Armelin's calendar

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Armelin's calendar was developed around 1887 by French astronomer Gustave Armelin, who developed a twelve-month calendar in which the year of 364 days was divided into four equal quarters of 91 days.

Armelin's calendar proposal was discussed chiefly under the auspices of the Société astronomique de France in 1887 and recently in the French Academy of Sciences.

Structure[edit]

  1. The year is divided into four quarters of three months each, and the arrangements for the first quarter repeat in each of the other quarters. The first and second month of each quarter have thirty days, and the third month thirty-one days. This accounts for 91 days in each quarter, or 364 days in all.
  2. The remaining day in ordinary years is "New Year's Day," It is given no other descriptive title. It does not belong to any week or any month. It begins the year. January 1 is the day following New Year's Day.
  3. The 366th day of leap year is likewise an extra day, bearing an appropriate descriptive name, perhaps "Leap Day," but no week-day name, nor is it a part of any month. It is the day following December 31, and the day preceding New Year's Day. It is assumed to be a holiday — it occurs once every four years. It could follow June 31, if preferred.
  4. January 1 falls on Monday, as do April 1, July 1, and October 1. The second months in each quarter (February, May, August and November) begin always on Wednesday; and the third months in each quarter (March, June, September and December ) begin always on Friday. The first day of the month never falls on Sunday; the fifteenth day of the month never falls on Sunday; the thirtieth day of the month never falls on Sunday; the last day of each quarter — the thirty-first of March, June, September, December — always falls on Sunday. The thirty-day months always have four Sundays each; and the thirty-one-day months always have five Sundays each. The number of business days (non-weekends) in each month is twenty-six.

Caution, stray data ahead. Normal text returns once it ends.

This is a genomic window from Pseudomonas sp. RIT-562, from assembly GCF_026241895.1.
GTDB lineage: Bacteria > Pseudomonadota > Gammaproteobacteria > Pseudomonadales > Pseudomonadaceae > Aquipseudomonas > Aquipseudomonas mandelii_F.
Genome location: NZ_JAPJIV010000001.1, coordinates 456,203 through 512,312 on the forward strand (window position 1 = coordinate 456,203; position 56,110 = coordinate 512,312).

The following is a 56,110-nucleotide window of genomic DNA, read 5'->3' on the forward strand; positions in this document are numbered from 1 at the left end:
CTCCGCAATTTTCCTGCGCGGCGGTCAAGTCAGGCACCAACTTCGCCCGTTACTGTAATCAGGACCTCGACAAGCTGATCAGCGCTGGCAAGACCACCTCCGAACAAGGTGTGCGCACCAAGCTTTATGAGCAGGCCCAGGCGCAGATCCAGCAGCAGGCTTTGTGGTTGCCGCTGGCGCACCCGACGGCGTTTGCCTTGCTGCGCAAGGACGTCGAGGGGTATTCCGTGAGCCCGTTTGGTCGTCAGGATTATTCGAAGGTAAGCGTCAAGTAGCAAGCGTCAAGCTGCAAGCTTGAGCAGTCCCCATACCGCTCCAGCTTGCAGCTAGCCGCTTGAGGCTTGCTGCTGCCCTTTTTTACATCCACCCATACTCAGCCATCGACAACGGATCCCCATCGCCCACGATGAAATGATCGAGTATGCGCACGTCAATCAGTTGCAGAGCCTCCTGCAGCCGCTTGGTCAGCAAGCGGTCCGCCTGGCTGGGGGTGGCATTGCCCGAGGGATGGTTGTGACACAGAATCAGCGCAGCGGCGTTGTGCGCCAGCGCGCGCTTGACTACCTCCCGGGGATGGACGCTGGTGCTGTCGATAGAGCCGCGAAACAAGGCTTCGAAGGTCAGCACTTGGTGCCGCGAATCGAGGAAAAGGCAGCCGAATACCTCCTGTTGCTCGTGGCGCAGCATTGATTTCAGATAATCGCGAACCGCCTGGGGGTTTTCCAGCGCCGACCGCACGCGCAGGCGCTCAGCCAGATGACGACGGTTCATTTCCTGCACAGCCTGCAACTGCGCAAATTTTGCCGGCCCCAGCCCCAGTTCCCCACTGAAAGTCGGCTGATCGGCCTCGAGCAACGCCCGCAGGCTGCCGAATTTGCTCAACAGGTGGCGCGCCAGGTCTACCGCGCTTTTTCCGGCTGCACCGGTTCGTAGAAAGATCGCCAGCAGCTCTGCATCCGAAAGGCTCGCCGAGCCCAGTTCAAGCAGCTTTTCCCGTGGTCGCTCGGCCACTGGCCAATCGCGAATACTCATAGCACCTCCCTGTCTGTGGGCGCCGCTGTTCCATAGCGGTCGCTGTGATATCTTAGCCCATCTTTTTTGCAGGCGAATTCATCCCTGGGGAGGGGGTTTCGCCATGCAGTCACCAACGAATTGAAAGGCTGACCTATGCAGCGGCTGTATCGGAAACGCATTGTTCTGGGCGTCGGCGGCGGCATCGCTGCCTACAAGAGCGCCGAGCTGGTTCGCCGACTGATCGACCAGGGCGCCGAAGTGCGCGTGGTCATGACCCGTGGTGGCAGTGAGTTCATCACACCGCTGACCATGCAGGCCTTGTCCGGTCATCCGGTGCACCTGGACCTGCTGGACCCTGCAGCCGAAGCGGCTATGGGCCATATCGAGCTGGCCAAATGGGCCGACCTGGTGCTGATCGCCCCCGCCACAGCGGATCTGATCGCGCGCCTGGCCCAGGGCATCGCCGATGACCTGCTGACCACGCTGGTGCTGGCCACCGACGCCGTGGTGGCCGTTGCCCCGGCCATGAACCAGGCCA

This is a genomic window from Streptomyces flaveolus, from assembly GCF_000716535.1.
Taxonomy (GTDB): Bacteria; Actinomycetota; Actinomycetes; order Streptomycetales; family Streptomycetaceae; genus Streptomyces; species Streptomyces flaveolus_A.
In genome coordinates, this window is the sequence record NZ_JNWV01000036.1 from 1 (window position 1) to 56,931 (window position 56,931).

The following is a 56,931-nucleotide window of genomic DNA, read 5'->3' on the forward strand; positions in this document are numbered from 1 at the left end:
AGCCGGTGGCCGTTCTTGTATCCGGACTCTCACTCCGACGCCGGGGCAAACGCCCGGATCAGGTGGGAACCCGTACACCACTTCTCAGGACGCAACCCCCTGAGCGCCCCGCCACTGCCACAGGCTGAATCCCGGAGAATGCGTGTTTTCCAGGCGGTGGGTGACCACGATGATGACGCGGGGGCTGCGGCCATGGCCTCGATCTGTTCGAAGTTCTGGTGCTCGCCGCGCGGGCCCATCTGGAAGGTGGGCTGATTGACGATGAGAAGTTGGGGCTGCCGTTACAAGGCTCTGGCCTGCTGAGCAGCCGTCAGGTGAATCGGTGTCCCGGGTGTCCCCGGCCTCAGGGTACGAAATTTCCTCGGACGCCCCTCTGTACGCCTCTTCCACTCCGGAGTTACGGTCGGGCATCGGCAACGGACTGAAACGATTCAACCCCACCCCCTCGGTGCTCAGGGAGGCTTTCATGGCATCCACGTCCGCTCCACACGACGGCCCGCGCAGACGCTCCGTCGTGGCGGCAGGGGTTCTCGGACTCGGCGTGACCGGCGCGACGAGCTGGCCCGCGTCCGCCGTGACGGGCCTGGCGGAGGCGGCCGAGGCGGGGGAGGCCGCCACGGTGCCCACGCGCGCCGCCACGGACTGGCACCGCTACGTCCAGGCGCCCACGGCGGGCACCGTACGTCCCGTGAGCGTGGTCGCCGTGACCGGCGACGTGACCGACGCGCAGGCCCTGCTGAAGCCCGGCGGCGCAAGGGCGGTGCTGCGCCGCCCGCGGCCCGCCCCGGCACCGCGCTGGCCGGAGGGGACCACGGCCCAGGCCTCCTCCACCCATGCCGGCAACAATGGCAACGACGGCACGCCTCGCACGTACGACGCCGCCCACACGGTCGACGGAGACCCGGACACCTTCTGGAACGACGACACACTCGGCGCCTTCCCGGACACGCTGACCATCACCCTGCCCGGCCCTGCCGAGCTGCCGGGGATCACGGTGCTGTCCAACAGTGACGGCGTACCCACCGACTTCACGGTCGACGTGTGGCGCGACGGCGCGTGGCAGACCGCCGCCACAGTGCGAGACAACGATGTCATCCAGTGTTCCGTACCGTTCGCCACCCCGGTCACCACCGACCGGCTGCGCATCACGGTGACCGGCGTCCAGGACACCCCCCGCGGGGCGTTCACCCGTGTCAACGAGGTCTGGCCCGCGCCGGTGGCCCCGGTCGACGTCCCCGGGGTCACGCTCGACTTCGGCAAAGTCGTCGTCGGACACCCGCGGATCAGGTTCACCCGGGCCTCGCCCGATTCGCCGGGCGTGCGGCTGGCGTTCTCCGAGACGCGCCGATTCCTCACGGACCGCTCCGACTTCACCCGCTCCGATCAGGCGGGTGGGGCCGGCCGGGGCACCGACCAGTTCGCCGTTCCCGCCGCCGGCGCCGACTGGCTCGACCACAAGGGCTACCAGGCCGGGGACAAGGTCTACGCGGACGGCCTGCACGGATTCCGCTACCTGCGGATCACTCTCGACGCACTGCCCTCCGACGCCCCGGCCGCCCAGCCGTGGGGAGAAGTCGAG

5. Since 91 is multiple to number 7, each quarter has 13 weeks, and begins on the same day of week.
  6. The calendar is therefore perennial, since the dates of the year always fall on the same weekday, and the same calendar table represents every year.

Advantages and disadvantages[edit]

The advantages of this simple system are evident. The months are nearly equal in length, and all have the same number of business days. Any given day of any month falls on the same day of the week each year. A mind of modest ability will learn in a few minutes the weekday with which each month invariably begins, and will be able to compute quickly the day of the week upon which any day of any month falls. Each stated holiday falls upon its invariable day of the week. Thanksgiving Day falls always on November 30.[1]

A major disadvantage is for sabbatarians, who are obliged to worship every seventh day. Their holy day will occur on a different weekday every year.

Armelin's project received the first premium of the French Astronomical Society. The World Calendar, roughly identical, has been promoted by the World Calendar Association since 1930.[1]

See also[edit]

The Invariable Calendar

References[edit]

  1. ^ W.W. Campbell, Shall we reform the calendar? Publications of the Astronomical Society of the Pacific